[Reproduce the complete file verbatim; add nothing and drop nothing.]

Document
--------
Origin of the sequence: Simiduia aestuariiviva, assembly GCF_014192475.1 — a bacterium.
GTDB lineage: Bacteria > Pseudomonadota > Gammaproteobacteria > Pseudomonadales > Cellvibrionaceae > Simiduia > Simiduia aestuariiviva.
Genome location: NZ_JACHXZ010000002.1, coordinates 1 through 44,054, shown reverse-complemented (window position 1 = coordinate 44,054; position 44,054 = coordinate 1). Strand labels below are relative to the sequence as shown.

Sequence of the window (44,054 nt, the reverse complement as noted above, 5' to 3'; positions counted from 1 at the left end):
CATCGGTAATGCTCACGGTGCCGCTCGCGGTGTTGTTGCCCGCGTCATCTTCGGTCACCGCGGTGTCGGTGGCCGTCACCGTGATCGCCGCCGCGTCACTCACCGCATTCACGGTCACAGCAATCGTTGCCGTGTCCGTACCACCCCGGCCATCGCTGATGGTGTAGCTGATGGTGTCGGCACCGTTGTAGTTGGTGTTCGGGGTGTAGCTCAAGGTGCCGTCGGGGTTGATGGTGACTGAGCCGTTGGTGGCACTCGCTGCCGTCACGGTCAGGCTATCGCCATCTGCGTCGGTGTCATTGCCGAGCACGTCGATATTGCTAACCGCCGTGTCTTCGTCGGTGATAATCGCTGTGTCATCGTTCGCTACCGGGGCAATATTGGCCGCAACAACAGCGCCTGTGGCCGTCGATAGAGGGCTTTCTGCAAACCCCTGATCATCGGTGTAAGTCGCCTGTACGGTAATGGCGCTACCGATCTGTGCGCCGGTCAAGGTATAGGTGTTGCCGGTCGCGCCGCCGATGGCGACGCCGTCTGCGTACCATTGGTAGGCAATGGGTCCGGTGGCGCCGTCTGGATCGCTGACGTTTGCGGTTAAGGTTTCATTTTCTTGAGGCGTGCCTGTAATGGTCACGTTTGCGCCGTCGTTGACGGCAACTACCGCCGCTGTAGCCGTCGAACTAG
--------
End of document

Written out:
Origin of the sequence: Simiduia aestuariiviva, assembly GCF_014192475.1 — a bacterium.
GTDB lineage: Bacteria > Pseudomonadota > Gammaproteobacteria > Pseudomonadales > Cellvibrionaceae > Simiduia > Simiduia aestuariiviva.
Genome location: NZ_JACHXZ010000002.1, coordinates 1 through 44,054, shown reverse-complemented (window position 1 = coordinate 44,054; position 44,054 = coordinate 1). Strand labels below are relative to the sequence as shown.

Sequence of the window (44,054 nt, the reverse complement as noted above, 5' to 3'; positions counted from 1 at the left end):
CATCGGTAATGCTCACGGTGCCGCTCGCGGTGTTGTTGCCCGCGTCATCTTCGGTCACCGCGGTGTCGGTGGCCGTCACCGTGATCGCCGCCGCGTCACTCACCGCATTCACGGTCACAGCAATCGTTGCCGTGTCCGTACCACCCCGGCCATCGCTGATGGTGTAGCTGATGGTGTCGGCACCGTTGTAGTTGGTGTTCGGGGTGTAGCTCAAGGTGCCGTCGGGGTTGATGGTGACTGAGCCGTTGGTGGCACTCGCTGCCGTCACGGTCAGGCTATCGCCATCTGCGTCGGTGTCATTGCCGAGCACGTCGATATTGCTAACCGCCGTGTCTTCGTCGGTGATAATCGCTGTGTCATCGTTCGCTACCGGGGCAATATTGGCCGCAACAACAGCGCCTGTGGCCGTCGATAGAGGGCTTTCTGCAAACCCCTGATCATCGGTGTAAGTCGCCTGTACGGTAATGGCGCTACCGATCTGTGCGCCGGTCAAGGTATAGGTGTTGCCGGTCGCGCCGCCGATGGCGACGCCGTCTGCGTACCATTGGTAGGCAATGGGTCCGGTGGCGCCGTCTGGATCGCTGACGTTTGCGGTTAAGGTTTCATTTTCTTGAGGCGTGCCTGTAATGGTCACGTTTGCGCCGTCGTTGACGGCAACTACCGCCGCTGTAGCCGTCGAACTAG